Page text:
Brian Descheneaux and I came up with the idea for a “Jaws”-based rock opera called “All That Jaws” independently of each other a few years ago. We’d both lived on the island of Martha’s Vineyard, where the first movie was filmed, and we’d seen the film dozens of times. Brian was the one who suggested we write the musical together. This was in 2005.
I quickly registered AllThatJaws.com, thinking a title that good wouldn’t go unclaimed for long. It wasn’t until this month that we found that there indeed had been musicals based on Jaws and a short film called “All That Jaws” dating back to 1988. In this case, it was helpful that we operated in a vacuum.
We got together in June, 2005 at the Red Lion in Glendale, CA, a German bar. Brian was born in Germany; I just drink products of that nation. Every time I go there it seems like the waitresses hate me. They love Brian. Anyway, we wrote a short outline of what the musical should be like. One of the original lines was “You’re gonna need a bigger Croat”. I don’t know how we planned to work that in.
Quint’s song, “Show Me the Way to Indianapolis”, was written immediately. It is a distillation of the most famous speech from the movie. “Don’t Close the Beaches!” came quickly after. We recorded demo versions of both, with my wife, Rebecca, playing violin.
I knew I wanted to be in the show from the beginning. I just didn’t know what part I wanted to play.
Over the next 18 months the website lay fallow, Peter Benchley died, and we did nothing with the show. Then an improv festival called Out of Bounds, at which I’d performed for two years in Austin, announced that it would be launching an L.A. brand. The organizer, Mike D’Alonzo, asked me if I’d perform and I said, “What about ‘All That Jaws’?” and he immediately agreed.
The show was in two months and we only had two songs and an outline that involved Croatians. But it was really important to get the show written, and a deadline torpedoed the procrastination. So our timetable dictated that we would write the rest of the show during the month of April, including the script, and then rehearse it throughout May.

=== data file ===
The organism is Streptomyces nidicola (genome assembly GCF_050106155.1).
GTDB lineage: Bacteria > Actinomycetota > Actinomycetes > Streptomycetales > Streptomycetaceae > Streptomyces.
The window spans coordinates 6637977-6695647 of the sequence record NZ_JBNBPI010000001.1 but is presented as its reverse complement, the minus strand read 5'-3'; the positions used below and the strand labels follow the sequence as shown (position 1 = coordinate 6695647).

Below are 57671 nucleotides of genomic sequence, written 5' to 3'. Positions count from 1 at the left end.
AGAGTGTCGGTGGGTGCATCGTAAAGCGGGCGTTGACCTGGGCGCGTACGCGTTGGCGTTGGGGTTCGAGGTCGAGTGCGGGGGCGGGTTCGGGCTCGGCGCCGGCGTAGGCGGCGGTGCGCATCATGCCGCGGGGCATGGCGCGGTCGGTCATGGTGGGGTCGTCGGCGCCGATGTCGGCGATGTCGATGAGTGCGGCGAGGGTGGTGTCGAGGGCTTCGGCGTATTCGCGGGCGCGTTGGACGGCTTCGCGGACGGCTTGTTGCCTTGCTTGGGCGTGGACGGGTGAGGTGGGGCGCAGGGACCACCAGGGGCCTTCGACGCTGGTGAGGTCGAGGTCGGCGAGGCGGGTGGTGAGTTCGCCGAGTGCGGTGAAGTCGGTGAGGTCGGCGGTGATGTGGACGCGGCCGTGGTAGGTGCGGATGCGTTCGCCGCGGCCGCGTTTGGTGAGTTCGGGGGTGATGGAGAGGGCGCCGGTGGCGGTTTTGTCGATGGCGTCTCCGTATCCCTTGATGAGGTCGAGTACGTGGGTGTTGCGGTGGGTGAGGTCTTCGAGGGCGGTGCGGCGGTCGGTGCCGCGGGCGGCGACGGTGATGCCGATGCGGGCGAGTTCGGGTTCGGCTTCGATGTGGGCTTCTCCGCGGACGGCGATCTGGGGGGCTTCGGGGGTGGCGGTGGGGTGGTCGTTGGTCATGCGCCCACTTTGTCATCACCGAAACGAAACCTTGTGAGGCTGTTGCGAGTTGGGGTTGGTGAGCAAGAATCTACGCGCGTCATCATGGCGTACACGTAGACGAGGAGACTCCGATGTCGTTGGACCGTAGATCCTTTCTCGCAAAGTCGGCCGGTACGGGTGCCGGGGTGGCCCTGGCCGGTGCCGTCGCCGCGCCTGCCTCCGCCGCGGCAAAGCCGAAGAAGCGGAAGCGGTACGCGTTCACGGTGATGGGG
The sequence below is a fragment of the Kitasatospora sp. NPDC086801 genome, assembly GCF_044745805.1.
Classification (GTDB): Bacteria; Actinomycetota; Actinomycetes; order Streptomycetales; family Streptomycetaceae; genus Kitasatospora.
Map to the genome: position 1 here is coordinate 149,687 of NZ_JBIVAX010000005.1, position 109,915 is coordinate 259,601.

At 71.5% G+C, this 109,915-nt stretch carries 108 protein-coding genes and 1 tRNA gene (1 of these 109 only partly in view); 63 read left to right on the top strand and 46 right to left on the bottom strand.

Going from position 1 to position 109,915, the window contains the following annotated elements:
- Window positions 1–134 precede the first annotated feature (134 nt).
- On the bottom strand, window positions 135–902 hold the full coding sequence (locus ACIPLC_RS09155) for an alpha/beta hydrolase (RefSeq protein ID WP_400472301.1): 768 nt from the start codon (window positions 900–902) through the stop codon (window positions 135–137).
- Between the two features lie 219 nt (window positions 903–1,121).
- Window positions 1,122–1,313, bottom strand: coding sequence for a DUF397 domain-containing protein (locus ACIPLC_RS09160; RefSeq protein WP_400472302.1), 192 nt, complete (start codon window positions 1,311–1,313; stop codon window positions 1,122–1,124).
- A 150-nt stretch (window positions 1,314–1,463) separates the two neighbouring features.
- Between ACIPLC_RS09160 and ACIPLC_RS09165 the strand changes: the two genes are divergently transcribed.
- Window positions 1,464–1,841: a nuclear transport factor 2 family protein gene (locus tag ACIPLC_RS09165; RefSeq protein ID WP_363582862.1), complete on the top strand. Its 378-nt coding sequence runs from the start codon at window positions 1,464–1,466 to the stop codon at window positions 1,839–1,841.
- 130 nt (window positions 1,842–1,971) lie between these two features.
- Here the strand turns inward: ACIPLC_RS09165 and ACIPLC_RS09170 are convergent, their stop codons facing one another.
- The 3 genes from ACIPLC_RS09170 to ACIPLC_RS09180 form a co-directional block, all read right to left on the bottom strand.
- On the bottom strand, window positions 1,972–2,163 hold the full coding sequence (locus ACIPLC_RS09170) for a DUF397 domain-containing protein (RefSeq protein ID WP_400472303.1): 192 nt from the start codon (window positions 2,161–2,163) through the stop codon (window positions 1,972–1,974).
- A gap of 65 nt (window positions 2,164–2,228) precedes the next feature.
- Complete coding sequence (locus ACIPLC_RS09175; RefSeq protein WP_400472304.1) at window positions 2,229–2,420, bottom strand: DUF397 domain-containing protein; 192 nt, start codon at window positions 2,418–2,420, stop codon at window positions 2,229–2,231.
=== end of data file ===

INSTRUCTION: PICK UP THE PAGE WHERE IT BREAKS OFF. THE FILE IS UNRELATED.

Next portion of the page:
Writing the rest of the show proved to be great fun; we got together several times a week and batted ideas around. We made Hooper into sort of a supernatural character, amplifying his weird Deux ex Machina characteristics in which he seemingly returns from the dead. We were especially keen on comparing the book and the movie at opportune moments, so we threw in references to the novel’s affair between Hooper and Ellen Brody, and that more or less required that Hooper die on the page.
We also realized that Brody was not given much of a reason to hate the water, other than drowning. We toyed with the idea of his having been raped by a duck. Finally we came up with a much more palatable cause of his hydrophobia.
Brian had read and loaned me “In Harm’s Way“, an excellent book about the sinking of the U.S.S. Indianapolis, the subject of Quint’s monologue. Turns out that The Indianapolis didn’t deliver the atom bomb the day when Quint/Robert Shaw said it did in the movie, and from that we created a character for Quint in which he laid claim to having been on every famous shipwreck, including that of the Edmund Fitzgerald.
The show was written by April 30; we now turned to casting and finding a band to perform it. That proved difficult.